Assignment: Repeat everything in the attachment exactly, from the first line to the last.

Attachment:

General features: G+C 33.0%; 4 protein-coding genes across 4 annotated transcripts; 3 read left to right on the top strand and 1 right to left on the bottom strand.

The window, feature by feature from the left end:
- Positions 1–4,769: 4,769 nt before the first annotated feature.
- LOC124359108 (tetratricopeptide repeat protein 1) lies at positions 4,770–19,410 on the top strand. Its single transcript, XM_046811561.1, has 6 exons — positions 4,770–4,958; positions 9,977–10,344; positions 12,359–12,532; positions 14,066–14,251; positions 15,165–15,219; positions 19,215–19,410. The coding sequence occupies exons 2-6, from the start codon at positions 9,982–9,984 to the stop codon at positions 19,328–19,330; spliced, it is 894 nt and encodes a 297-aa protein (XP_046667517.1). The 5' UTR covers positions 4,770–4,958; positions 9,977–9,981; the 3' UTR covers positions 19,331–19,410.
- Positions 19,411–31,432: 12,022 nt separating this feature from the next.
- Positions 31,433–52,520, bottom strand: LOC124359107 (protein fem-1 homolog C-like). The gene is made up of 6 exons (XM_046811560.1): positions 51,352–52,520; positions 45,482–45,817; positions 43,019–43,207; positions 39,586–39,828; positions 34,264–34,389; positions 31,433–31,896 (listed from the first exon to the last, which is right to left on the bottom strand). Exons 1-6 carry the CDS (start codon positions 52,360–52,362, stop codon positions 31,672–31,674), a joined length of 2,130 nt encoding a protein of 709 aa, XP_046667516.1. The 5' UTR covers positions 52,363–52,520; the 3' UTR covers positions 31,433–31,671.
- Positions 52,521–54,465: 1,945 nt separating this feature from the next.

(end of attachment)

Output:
General features: G+C 33.0%; 4 protein-coding genes across 4 annotated transcripts; 3 read left to right on the top strand and 1 right to left on the bottom strand.

The window, feature by feature from the left end:
- Positions 1–4,769: 4,769 nt before the first annotated feature.
- LOC124359108 (tetratricopeptide repeat protein 1) lies at positions 4,770–19,410 on the top strand. Its single transcript, XM_046811561.1, has 6 exons — positions 4,770–4,958; positions 9,977–10,344; positions 12,359–12,532; positions 14,066–14,251; positions 15,165–15,219; positions 19,215–19,410. The coding sequence occupies exons 2-6, from the start codon at positions 9,982–9,984 to the stop codon at positions 19,328–19,330; spliced, it is 894 nt and encodes a 297-aa protein (XP_046667517.1). The 5' UTR covers positions 4,770–4,958; positions 9,977–9,981; the 3' UTR covers positions 19,331–19,410.
- Positions 19,411–31,432: 12,022 nt separating this feature from the next.
- Positions 31,433–52,520, bottom strand: LOC124359107 (protein fem-1 homolog C-like). The gene is made up of 6 exons (XM_046811560.1): positions 51,352–52,520; positions 45,482–45,817; positions 43,019–43,207; positions 39,586–39,828; positions 34,264–34,389; positions 31,433–31,896 (listed from the first exon to the last, which is right to left on the bottom strand). Exons 1-6 carry the CDS (start codon positions 52,360–52,362, stop codon positions 31,672–31,674), a joined length of 2,130 nt encoding a protein of 709 aa, XP_046667516.1. The 5' UTR covers positions 52,363–52,520; the 3' UTR covers positions 31,433–31,671.
- Positions 52,521–54,465: 1,945 nt separating this feature from the next.